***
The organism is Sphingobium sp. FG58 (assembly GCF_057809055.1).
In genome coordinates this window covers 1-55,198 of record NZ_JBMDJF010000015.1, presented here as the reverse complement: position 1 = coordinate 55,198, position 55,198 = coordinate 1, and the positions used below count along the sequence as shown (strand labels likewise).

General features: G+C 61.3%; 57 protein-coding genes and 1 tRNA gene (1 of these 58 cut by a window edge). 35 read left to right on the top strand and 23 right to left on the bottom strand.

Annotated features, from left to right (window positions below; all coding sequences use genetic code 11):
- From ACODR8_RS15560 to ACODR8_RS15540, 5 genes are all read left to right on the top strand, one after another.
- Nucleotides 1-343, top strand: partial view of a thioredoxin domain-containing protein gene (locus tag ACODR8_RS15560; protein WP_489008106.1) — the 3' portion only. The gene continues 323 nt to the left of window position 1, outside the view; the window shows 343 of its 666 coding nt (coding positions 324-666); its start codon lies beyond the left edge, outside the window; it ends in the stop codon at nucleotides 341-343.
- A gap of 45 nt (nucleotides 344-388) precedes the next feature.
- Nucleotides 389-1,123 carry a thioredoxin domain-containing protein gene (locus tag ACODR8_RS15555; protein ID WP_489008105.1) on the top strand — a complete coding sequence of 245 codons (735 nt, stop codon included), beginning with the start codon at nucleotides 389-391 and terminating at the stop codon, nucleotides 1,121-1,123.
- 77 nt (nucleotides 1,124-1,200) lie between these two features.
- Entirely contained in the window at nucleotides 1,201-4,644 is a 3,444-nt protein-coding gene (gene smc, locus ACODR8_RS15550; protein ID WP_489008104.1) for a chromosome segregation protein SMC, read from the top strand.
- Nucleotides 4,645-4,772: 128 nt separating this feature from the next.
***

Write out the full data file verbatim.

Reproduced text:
The organism is Sphingobium sp. FG58 (assembly GCF_057809055.1).
In genome coordinates this window covers 1-55,198 of record NZ_JBMDJF010000015.1, presented here as the reverse complement: position 1 = coordinate 55,198, position 55,198 = coordinate 1, and the positions used below count along the sequence as shown (strand labels likewise).

General features: G+C 61.3%; 57 protein-coding genes and 1 tRNA gene (1 of these 58 cut by a window edge). 35 read left to right on the top strand and 23 right to left on the bottom strand.

Annotated features, from left to right (window positions below; all coding sequences use genetic code 11):
- From ACODR8_RS15560 to ACODR8_RS15540, 5 genes are all read left to right on the top strand, one after another.
- Nucleotides 1-343, top strand: partial view of a thioredoxin domain-containing protein gene (locus tag ACODR8_RS15560; protein WP_489008106.1) — the 3' portion only. The gene continues 323 nt to the left of window position 1, outside the view; the window shows 343 of its 666 coding nt (coding positions 324-666); its start codon lies beyond the left edge, outside the window; it ends in the stop codon at nucleotides 341-343.
- A gap of 45 nt (nucleotides 344-388) precedes the next feature.
- Nucleotides 389-1,123 carry a thioredoxin domain-containing protein gene (locus tag ACODR8_RS15555; protein ID WP_489008105.1) on the top strand — a complete coding sequence of 245 codons (735 nt, stop codon included), beginning with the start codon at nucleotides 389-391 and terminating at the stop codon, nucleotides 1,121-1,123.
- 77 nt (nucleotides 1,124-1,200) lie between these two features.
- Entirely contained in the window at nucleotides 1,201-4,644 is a 3,444-nt protein-coding gene (gene smc, locus ACODR8_RS15550; protein ID WP_489008104.1) for a chromosome segregation protein SMC, read from the top strand.
- Nucleotides 4,645-4,772: 128 nt separating this feature from the next.